One of the current needs of the church today is to recover the biblical concept of discipleship. Over the past generation the understanding of discipleship as being foundational to the mission and life of the church has been watered down. During the same period of time one can find many resources devoted to the topic. However, instead of being the foundational principle upon which the church should operate, discipleship has been relegated to just one ministry amongst many within the church. During this time, the church has unofficially adopted the strategy of running programs as being the necessary approach to building a healthy church. Hence churches have children’s programs, youth programs, evangelism programs, discipleship programs, and music and worship programs – amongst many others. This partitioning of programs has led people to see discipleship as just another program within the larger church with the effect that people see it as an option or preference. One person joins the choir, another goes to the discipleship class, but both are “active” in ministry. And while that may be so, as a result of partitioning the church into programs, the church is not fulfilling the great commission.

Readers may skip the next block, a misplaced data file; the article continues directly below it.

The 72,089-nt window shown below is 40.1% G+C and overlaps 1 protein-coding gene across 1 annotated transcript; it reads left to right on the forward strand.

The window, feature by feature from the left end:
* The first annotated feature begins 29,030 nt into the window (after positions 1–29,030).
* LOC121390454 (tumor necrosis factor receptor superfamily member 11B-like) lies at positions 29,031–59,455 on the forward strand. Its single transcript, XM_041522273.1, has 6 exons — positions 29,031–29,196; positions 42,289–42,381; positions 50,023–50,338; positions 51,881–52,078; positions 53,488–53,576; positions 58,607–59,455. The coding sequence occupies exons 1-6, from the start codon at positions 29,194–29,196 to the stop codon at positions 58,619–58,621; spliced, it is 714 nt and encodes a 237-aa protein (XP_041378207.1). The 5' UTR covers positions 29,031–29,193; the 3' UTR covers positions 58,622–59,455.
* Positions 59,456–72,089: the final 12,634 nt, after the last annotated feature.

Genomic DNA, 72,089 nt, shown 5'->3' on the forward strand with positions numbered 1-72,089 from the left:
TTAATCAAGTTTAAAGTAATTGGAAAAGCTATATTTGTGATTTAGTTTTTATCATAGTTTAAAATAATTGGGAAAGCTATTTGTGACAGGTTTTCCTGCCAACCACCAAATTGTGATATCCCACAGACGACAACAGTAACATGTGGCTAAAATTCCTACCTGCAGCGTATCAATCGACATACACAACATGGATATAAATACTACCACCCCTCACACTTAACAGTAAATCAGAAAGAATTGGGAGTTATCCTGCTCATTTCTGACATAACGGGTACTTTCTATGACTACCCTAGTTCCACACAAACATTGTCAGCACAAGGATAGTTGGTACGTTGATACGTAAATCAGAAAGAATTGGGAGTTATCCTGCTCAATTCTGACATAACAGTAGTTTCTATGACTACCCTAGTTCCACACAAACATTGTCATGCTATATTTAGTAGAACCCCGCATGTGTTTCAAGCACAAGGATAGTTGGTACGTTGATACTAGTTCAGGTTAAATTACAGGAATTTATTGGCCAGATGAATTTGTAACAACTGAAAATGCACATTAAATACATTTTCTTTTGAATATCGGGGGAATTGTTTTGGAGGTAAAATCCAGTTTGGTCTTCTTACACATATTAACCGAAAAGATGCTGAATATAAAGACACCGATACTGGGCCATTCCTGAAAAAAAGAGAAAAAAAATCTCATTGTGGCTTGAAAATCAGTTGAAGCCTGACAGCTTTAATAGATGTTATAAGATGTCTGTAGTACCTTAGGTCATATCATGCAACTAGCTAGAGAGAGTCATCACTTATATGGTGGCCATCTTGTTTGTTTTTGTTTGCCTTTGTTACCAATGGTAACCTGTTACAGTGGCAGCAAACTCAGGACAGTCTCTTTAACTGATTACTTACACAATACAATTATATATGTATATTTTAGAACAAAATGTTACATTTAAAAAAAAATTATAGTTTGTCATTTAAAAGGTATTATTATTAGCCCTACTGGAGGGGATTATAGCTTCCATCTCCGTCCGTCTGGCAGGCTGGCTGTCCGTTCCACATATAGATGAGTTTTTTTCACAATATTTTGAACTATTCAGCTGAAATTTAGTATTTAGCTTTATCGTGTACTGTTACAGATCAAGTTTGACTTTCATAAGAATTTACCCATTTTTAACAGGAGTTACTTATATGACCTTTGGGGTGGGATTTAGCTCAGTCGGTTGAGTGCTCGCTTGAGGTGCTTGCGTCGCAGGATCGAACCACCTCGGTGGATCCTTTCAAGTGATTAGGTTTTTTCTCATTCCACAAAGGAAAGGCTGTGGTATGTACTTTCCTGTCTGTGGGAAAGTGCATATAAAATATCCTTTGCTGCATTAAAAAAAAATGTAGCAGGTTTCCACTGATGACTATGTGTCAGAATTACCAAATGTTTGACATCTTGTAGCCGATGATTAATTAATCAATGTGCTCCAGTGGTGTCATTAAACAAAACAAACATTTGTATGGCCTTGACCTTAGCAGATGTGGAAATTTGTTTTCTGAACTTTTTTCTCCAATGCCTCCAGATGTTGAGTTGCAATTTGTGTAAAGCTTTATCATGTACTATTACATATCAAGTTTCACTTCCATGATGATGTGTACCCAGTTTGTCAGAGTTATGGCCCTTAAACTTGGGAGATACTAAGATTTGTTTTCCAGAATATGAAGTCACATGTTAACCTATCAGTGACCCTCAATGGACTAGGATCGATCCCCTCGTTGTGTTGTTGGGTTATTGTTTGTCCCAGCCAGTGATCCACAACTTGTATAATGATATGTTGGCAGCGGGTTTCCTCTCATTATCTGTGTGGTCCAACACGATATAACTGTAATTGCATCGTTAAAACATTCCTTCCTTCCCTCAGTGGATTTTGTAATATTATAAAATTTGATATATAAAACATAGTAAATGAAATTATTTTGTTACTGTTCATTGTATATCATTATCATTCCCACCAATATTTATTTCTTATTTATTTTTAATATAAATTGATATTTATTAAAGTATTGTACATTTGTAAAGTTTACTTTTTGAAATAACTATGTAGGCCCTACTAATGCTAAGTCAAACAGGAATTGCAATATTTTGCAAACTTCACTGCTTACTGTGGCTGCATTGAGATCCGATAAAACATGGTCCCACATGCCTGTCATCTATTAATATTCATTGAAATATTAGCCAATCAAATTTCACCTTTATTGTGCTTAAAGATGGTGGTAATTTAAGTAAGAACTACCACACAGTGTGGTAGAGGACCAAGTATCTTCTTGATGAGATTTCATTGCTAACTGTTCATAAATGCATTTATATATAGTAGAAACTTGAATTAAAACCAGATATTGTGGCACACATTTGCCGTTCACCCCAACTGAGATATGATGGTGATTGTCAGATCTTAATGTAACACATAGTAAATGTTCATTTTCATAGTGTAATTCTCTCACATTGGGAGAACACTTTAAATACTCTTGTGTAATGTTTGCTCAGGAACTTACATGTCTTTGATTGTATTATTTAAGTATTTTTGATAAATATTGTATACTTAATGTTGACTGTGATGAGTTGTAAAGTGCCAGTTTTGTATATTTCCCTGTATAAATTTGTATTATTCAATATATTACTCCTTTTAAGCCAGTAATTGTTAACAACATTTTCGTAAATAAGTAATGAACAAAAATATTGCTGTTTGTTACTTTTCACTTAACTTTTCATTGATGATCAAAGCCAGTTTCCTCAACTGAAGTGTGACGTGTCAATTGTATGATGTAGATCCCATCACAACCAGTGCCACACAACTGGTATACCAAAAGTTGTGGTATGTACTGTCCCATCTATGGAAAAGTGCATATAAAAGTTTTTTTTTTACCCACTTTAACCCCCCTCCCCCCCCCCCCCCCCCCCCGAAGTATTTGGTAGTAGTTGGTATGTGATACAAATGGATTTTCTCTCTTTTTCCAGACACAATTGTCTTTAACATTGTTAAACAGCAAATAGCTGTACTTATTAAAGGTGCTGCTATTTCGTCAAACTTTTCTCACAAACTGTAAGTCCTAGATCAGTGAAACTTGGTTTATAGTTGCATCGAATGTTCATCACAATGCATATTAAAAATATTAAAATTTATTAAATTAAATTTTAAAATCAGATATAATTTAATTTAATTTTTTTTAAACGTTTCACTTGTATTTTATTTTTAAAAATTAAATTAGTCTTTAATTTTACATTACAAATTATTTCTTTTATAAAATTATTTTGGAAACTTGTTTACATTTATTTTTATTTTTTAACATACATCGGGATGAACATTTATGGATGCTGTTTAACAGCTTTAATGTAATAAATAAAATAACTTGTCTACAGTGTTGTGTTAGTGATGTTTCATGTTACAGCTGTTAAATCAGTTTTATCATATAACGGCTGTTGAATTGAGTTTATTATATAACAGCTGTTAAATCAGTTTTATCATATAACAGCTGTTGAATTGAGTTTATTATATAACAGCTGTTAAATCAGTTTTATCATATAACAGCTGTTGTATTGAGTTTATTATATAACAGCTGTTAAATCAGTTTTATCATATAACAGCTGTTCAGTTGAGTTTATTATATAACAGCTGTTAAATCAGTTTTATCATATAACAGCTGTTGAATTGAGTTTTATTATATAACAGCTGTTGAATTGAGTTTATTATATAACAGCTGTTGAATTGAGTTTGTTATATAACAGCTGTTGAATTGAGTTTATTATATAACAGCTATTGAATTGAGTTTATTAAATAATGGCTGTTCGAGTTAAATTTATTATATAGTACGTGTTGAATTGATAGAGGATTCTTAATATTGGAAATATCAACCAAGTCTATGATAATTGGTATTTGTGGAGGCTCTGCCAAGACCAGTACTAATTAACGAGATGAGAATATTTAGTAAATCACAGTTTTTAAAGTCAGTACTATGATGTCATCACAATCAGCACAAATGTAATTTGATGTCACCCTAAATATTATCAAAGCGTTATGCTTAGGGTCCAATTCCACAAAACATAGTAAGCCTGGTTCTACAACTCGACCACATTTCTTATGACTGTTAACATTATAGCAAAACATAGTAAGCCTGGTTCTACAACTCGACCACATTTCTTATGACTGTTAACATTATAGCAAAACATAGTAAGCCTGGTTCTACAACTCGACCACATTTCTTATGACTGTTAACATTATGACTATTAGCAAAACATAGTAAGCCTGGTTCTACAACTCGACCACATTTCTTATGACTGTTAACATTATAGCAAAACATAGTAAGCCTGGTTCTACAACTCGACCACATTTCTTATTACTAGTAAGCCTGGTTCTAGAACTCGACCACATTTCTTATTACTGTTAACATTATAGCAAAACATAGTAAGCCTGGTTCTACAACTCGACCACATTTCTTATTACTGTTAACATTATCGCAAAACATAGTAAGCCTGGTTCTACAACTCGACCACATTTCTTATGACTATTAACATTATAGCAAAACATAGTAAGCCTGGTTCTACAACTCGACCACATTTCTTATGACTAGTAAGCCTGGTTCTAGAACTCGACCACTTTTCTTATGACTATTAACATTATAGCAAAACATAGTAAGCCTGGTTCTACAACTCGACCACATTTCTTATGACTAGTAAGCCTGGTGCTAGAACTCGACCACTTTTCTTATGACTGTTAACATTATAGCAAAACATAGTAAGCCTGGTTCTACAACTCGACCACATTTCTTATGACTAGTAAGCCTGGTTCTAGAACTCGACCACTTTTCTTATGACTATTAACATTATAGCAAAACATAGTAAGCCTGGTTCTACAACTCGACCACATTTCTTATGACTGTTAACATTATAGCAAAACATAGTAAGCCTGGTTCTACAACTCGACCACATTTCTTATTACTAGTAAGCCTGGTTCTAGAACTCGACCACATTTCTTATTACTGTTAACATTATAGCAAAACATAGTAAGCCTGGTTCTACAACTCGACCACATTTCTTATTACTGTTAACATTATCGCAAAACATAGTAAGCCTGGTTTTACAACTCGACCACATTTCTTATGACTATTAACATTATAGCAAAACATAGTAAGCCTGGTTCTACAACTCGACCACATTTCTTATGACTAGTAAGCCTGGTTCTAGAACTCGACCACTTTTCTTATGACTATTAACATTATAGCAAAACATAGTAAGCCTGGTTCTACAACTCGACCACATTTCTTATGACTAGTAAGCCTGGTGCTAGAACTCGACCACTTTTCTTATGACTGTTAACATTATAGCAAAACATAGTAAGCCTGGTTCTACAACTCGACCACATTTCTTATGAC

Before Jesus ascended to the Father he made clear the purpose of the church. Every gospel account and the book of Acts communicates some version of the Great Commission. The most explicit enunciation of the Great Commission is found is Matthews’s gospel. Their Jesus said,
“All authority has been given to Me in heaven and on earth. Go therefore and make disciples of all the nations, baptizing them in the name of the Father and of the Son and of the Holy Spirit, teaching them to observe all things that I have commanded you; and lo, I am with you always, even to the end of the age. Amen” (Matthew 28:18-20, NKJV).
From this text it is clear that the Great Commission is not limited to evangelism. And while the church has always understood that the Great Commission is a command to lead people to Christ, it has not always embraced the equally important aspect of this command to lead people to grow in Christ as disciples.
The word disciple literally means “a learner.” That aspect of discipleship is clearly articulated in Matthews’s account. However, when one takes a larger view of scripture it becomes clear that a disciple is a learner who follows his/her teacher. When Jesus first called his disciples, he did not call them to simply be students. He called them to follow him (Matthew 4:19). In addition, this was a call to begin a new way of life where following Jesus took priority over everything else (Luke 5:11). In Matthews’s account of the Great Commission this idea of discipleship is the primary emphasis of the command. While Jesus was clearly commanding the church to do evangelism, this was to be done under the wider scope of making disciples.